Moala Island

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Moala Island
Fiji map.png
Map of Fiji
Location Fiji
Coordinates 18°36′S 179°52′E / 18.600°S 179.867°E / -18.600; 179.867Coordinates: 18°36′S 179°52′E / 18.600°S 179.867°E / -18.600; 179.867
Archipelago Moala Islands
Adjacent bodies of water Koro Sea
Area 65 km2 (25 sq mi)[1]
Length 11 km (6.8 mi)
Highest elevation 468 m (1,535 ft)
Division Eastern
Province Lau Province
Largest settlement Naroi (pop. 550)
Population 3000 (2014)
Pop. density 46.15 /km2 (119.53 /sq mi)
Ethnic groups Native Fijians, Indo-Fijians ; other (Asian, Europeans, other Pacific Islander)

Moala is a volcanic island in the Moala subgroup of Fiji's Lau archipelago. It has an area of 62.5 square kilometers (24.1 sq mi), making it the ninth largest island of Fiji. The highest point on the island of Moala, at a maximum elevation of 468 meters (1,535 ft), is called Delaimoala which has rich vegetation and consists of dark thick forest. The population of around 3000 live in eight villages. The chiefly village of these is Naroi, whose population is over 500. Economic activities include coconut farming, cocoa production, fishing and yaqona (kava) production.

Oral history of the Island depicted by the genealogical records which is funded by the British through Ratu Sukuna, whose mother is from Naocovonu. The genealogical records or Vola-ni-Kawa Bula kei Viti abbreviated as VKB, dictates that all Moalans are to be registered under two great sons of pre-Colonial Fiji, and these are: Kubuavanua (now claimant to the title Tui Moala) and Rovarovaivalu. This separates the Island into two sub-regions: Moala Levu (as the claimant want to call themselves) and Moala Lailai. Moala Levu includes the clan that called themselves Yavusa Ratu, and Turagalevu or Turaga Ulu), whose influence is mainly felt on the north-west of the island from Naroi to Vadra. Moala Lailai, whose village of influence once felt all over the islands from Manukui (post-Colonially called Vunuku) and Wainikelei (post-Colonially referred to as Keteira). These group of Moalans are on the south and eastern end of the Island from Vunuku, Cakova and to Nasoki.

The eight village that occupies the Island is said to be for the children of Rokomautu whose sons include Rovarovaivalu, whose children in known as the "yavusa tinitini" (the clans of ten or ten clans), led by Naivalukuru. The village initially settled were Wainikelei, with later settlers being Yavusa Ratu from Verata and Yavusa Nacuritutu on their return from Tonga. The three clans settled in the bay in proximity of each other. The villages that occupy Moala first was Wainikelei (post-colonial Keteira); followed by Nasau or Korosau (Naroi); Manukui (Vunuku; Cakova and Nasoki); Keteicake (Turagalevu), and later Nuku, Vadra, and; Maloku. The latter villages were results of tokens of war between Manukui and Nasau.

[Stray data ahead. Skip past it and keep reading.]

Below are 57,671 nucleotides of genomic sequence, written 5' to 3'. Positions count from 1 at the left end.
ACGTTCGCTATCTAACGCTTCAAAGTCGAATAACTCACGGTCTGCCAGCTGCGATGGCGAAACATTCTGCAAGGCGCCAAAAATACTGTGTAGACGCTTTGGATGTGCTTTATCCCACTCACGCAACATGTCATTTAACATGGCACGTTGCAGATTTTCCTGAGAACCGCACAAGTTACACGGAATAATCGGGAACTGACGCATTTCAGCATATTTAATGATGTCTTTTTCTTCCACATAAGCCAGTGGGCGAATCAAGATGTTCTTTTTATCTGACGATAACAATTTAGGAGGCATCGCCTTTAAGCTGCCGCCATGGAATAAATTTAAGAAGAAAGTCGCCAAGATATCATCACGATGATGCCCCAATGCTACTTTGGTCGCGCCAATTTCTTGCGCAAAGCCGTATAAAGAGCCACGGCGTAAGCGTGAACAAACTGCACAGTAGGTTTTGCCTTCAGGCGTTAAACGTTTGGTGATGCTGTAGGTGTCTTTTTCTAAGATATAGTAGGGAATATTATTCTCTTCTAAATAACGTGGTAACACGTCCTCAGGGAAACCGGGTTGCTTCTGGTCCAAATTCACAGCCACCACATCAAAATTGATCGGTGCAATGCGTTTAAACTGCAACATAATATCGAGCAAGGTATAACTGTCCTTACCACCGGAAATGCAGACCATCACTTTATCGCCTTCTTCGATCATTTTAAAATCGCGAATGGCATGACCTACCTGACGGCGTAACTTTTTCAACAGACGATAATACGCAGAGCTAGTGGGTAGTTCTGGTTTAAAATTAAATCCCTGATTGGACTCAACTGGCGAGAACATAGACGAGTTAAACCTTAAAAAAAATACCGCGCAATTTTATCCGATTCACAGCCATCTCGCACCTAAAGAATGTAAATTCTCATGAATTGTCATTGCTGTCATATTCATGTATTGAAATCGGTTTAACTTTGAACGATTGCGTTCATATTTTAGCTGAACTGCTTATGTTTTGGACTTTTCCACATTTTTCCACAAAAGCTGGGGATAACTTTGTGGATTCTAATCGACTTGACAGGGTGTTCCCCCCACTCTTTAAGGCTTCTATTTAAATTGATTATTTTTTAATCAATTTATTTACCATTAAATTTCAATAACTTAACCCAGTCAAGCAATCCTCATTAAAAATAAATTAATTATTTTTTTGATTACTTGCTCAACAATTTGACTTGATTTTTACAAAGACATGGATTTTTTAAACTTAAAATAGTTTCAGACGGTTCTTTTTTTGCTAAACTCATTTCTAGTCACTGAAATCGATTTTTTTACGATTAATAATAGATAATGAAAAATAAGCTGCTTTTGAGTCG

Post-Colonial Fiji resulted in the relocation of Nasau to Naroi today and the resettlement of Manukui to Vunuku, Cakova and Nasoki. Other settlers came in the form of Vadra, Nuku and Maloku from other parts of Fiji as a formalization of their effort in the last tribal war that occurred on the Island, that politicised the establishment through the effort to registration Fijians by Sukuna (Rt).

The Methodist Church is strong in Moala. Other Protestant beliefs exist in Moala today and these include the JW's; SDA's, as well as Catholicism or relative thereof. Since the island is populated by Indigenous population, which surprisingly was not by the well known Maafu movement as depicted by some. Josaia Donumaibulu one of the first laymen of Moalan stock to bring biblical message to the island, was rejected by his own kin in Nasau, hence he settled with his relative and kin in Wainikelei. [The church first missionary or laymen to reach the island was a Tongan, whose name is yet unknown, and house of worship before it was burned to the ground is located near, now Vunuku]. Donumaibulu served his last mission in Rewa where he died and was commemorated and named after the church (building) at Lomanikoro.